Today, most Linux distributions come on bootable CD-ROMs. You can insert the CD-ROM in the drive, turn on the computer, and the installation routine starts up—if your BIOS is configured to boot from the CD-ROM drive. Details differ from one BIOS to another, but you can typically adjust this detail by entering the CMOS setup utility by pressing a key such as F2 or Delete early in the boot process. You can then locate and adjust the boot order option so that the CD-ROM drive comes first, as shown in Figure 21.4. If booting from the CD-ROM drive doesn't work for some reason, you can usually create a boot floppy disk or start the installation from DOS or Windows. Consult your distribution's documentation for details.
The details of Linux installation vary substantially, but as a general rule they proceed through several steps:
• Basic configuration The installation routines ask what language to use, what sort of keyboard and mouse you have, and so on. Distributions sometimes also ask you about SCSI host adapters and Ethernet cards.
• Package selection You must tell the system what programs to install. Increasingly, distributions offer simple options, such as desktop system or server configuration. These options select a large number of packages. Other distributions, such as Debian 2.1, require that you select packages on a more fine-grained basis, or offer such selection as an "advanced" installation option.
Modern BIOSs enable booting from a CD-ROM drive.
• Partitioning Distributions invariably provide some way for you to identify what partitions or free space you want to use. Figure 21.2, for instance, shows Corel Linux's partitioning screen.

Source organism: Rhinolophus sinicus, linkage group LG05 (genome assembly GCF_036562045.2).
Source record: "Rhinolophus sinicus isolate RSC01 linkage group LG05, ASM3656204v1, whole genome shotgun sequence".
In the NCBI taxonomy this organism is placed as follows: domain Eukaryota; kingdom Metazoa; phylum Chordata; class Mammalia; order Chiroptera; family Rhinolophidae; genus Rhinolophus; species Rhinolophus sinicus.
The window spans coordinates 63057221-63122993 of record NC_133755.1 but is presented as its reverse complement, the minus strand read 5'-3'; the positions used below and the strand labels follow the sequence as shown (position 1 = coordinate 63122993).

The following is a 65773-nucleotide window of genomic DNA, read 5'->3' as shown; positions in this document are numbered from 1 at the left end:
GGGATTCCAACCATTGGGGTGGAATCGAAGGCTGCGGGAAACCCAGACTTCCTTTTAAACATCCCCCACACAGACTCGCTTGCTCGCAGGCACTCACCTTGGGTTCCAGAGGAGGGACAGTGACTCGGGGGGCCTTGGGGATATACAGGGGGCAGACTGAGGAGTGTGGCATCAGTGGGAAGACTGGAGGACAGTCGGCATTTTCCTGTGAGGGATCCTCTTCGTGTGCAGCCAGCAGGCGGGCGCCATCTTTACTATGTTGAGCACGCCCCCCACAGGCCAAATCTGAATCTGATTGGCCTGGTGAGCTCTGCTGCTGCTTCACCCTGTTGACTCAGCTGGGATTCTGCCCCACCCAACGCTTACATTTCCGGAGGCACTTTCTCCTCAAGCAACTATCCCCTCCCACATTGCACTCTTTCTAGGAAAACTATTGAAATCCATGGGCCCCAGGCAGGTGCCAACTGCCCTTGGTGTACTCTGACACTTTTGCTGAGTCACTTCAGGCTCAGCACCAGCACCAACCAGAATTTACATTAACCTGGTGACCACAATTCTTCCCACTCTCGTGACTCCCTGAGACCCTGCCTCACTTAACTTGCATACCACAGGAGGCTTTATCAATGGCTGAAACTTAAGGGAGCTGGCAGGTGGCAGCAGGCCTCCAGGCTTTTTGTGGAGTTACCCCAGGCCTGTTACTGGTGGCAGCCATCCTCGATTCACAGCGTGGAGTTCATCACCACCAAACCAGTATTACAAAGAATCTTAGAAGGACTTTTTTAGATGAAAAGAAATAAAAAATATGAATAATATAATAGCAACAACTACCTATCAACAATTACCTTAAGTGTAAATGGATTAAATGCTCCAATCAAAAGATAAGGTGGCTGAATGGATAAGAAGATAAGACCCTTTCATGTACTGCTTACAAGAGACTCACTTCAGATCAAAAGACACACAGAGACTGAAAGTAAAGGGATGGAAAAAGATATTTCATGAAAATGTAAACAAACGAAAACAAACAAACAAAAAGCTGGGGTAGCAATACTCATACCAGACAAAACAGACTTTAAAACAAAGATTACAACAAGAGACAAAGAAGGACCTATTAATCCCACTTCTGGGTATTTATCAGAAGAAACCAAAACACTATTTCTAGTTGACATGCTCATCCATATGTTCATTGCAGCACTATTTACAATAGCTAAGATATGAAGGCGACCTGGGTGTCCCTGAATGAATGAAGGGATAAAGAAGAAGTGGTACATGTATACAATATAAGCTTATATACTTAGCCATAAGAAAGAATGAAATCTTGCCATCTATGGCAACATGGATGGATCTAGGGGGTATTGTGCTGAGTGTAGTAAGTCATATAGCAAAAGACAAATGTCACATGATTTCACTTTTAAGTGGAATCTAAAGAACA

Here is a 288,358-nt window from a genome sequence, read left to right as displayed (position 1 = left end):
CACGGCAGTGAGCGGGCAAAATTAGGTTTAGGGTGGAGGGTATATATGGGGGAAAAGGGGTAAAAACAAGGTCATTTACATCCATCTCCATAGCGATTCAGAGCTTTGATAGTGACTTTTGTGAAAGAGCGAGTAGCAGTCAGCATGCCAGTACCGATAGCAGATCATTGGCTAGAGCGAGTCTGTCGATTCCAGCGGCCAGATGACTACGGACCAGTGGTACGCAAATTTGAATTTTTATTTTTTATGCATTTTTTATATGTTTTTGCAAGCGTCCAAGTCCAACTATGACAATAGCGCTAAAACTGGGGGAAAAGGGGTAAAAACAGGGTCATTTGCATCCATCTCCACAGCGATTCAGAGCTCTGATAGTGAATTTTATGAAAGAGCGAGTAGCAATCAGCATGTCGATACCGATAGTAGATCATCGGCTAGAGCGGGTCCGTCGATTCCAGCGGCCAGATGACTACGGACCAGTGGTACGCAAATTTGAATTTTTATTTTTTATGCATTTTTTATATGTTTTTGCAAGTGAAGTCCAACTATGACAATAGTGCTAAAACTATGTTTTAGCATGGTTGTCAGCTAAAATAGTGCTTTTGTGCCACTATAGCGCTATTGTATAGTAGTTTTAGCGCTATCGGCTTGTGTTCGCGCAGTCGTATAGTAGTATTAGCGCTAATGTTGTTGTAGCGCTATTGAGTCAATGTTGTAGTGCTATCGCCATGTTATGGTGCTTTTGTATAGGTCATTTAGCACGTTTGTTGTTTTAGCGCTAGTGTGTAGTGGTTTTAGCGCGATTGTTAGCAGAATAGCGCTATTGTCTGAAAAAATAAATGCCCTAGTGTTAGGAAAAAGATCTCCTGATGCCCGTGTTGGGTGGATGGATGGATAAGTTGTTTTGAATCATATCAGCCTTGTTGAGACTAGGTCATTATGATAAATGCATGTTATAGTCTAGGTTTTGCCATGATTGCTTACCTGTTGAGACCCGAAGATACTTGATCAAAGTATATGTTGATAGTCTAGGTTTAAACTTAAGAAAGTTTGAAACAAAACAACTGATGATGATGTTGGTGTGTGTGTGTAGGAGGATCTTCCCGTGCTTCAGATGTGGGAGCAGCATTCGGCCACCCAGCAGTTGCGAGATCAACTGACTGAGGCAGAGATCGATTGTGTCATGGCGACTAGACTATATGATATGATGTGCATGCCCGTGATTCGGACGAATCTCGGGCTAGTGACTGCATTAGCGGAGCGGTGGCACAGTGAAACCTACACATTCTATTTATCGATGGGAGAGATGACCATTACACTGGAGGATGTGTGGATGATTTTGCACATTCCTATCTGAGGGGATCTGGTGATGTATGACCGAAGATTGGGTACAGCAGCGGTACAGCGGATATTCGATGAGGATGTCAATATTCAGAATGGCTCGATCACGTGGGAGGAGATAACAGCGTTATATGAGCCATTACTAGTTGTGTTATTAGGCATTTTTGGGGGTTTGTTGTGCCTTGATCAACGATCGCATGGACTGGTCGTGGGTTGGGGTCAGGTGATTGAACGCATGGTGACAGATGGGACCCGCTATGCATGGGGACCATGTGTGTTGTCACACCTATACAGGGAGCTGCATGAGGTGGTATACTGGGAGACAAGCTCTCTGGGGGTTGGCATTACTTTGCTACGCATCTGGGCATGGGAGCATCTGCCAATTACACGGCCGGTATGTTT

• Package installation The installation process itself usually requires little or no user intervention. The installer simply installs the packages you've selected on the computer.
• X configuration Most distributions run a utility to help you configure the X Window System (X) for your hardware. In my experience, this is the single most-troublesome part of a Linux installation, because the process sometimes fails in one way or another.
If you're given the choice, tell the installer not to start X when Linux boots. If the X configuration doesn't work, the computer can lock itself into a cycle of trying to start X, and you'll be unable to use the computer except by logging in from a network connection. You might be able to fix this problem by typing linux single at the LILO boot: prompt when you boot. The system then boots up into single-user mode, without running X, and you can edit the X configuration to fix the problem. After you've installed Linux and convinced yourself that X works correctly, you can edit your /etc/inittab file to start Linux directly into X, as described in Chapter 12, in the section called "Configuring XFree86 for Your Video Card."
• Miscellaneous configuration Most distributions let you configure additional aspects of the system. For instance, you might be asked whether you want to install a printer or configure your system's networking settings.
• Reboot After the system's done installing everything, it typically reboots and starts Linux.
These steps might or might not occur in precisely the order I've outlined here. For instance, you might be asked to configure a printer or Ethernet adapter before you configure X. Most distributions step you through all these procedures during installation, though.
If you run into problems installing Linux, you have two choices:
• Try another distribution Sometimes one distribution works on a computer, but another doesn't. The most common issues are support for very new hardware components, such as recent video cards or SCSI host adapters. If you want to try another distribution, try to find one that was released more recently than whatever distribution you've tried first.
• Look for help You can check the Linux newsgroups, the distribution's Web site, your Linux-using friends, or any other resources you can think of to try to find help.
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